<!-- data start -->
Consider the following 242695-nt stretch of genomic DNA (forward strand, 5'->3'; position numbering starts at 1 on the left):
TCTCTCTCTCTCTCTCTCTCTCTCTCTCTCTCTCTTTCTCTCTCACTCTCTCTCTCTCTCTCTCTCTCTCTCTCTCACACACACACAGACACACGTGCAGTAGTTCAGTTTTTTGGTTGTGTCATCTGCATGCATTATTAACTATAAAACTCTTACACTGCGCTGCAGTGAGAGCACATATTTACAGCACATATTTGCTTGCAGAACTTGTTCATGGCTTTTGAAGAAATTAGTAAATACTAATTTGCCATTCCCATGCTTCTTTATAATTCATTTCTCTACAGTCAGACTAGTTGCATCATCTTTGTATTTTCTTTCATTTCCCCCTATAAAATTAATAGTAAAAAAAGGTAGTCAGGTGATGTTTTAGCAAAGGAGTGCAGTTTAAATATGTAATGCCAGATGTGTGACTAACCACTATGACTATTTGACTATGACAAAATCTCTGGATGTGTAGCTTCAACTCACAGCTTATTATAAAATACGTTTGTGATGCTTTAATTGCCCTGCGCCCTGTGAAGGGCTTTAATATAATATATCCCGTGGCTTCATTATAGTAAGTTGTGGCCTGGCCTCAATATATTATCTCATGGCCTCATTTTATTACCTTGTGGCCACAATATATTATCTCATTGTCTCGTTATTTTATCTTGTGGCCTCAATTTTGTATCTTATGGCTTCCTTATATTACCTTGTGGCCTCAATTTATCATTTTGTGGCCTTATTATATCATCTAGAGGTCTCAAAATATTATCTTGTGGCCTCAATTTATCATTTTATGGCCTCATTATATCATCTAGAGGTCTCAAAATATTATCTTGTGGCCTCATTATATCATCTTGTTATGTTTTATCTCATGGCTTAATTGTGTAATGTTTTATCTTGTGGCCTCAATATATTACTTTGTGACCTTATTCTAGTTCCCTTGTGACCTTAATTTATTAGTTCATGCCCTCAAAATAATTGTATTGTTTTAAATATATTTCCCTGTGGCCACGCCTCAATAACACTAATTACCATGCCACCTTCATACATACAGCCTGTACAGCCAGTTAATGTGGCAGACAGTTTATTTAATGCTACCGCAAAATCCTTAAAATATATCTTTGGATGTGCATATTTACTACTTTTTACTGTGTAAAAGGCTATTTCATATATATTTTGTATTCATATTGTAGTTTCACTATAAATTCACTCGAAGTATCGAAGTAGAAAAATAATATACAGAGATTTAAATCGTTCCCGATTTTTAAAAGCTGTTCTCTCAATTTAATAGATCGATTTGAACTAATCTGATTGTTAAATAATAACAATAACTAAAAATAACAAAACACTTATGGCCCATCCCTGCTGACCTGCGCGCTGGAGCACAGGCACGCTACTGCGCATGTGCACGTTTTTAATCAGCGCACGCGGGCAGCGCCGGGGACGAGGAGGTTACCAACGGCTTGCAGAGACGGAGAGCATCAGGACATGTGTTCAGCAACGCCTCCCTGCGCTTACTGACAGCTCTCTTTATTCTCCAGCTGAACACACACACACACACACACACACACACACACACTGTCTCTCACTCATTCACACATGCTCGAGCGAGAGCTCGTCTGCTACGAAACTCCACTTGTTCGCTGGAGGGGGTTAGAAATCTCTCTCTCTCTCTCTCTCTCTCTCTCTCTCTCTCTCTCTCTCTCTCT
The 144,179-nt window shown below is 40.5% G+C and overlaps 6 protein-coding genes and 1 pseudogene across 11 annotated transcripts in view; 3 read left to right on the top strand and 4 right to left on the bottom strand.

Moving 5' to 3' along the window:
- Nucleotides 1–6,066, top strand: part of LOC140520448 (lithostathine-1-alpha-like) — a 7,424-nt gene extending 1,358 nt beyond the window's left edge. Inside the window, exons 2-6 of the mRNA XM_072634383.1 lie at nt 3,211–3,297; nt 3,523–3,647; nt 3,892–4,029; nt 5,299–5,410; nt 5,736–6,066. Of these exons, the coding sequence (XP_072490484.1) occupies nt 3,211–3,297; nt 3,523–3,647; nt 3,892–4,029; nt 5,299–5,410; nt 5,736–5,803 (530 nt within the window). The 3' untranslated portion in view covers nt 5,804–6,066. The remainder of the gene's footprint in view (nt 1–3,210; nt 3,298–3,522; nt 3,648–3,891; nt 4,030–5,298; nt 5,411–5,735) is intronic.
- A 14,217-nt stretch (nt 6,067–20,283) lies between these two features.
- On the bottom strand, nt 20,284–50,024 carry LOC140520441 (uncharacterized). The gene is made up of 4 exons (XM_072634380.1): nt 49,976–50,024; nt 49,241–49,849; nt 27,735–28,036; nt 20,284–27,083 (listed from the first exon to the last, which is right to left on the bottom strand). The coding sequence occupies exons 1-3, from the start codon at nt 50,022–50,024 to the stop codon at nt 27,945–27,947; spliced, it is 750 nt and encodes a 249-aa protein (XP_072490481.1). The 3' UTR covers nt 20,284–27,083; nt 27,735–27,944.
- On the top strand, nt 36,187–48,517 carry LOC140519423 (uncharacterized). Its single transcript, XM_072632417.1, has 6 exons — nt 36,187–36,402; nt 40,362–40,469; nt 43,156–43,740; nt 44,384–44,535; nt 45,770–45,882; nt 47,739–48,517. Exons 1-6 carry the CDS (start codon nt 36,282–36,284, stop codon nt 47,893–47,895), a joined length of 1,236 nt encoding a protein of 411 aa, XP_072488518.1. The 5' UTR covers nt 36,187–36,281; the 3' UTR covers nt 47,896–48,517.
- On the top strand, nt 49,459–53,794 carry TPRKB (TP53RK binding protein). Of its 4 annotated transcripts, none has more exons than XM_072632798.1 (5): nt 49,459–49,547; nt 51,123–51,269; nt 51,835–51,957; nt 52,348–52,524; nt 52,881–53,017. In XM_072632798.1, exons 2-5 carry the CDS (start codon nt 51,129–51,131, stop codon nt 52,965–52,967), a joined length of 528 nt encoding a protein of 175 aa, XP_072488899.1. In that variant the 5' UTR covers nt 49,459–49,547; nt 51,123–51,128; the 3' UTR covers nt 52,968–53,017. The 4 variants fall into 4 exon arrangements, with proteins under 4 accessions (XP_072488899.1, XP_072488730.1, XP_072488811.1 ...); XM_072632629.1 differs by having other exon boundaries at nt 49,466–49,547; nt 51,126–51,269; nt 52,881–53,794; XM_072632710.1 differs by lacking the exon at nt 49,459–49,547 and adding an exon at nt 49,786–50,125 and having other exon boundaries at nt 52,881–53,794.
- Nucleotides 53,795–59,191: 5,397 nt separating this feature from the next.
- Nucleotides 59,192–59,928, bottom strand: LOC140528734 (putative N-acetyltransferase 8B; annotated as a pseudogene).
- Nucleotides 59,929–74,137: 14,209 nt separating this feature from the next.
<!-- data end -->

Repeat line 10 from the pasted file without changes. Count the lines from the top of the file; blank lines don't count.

- Nucleotides 53,795–59,191: 5,397 nt separating this feature from the next.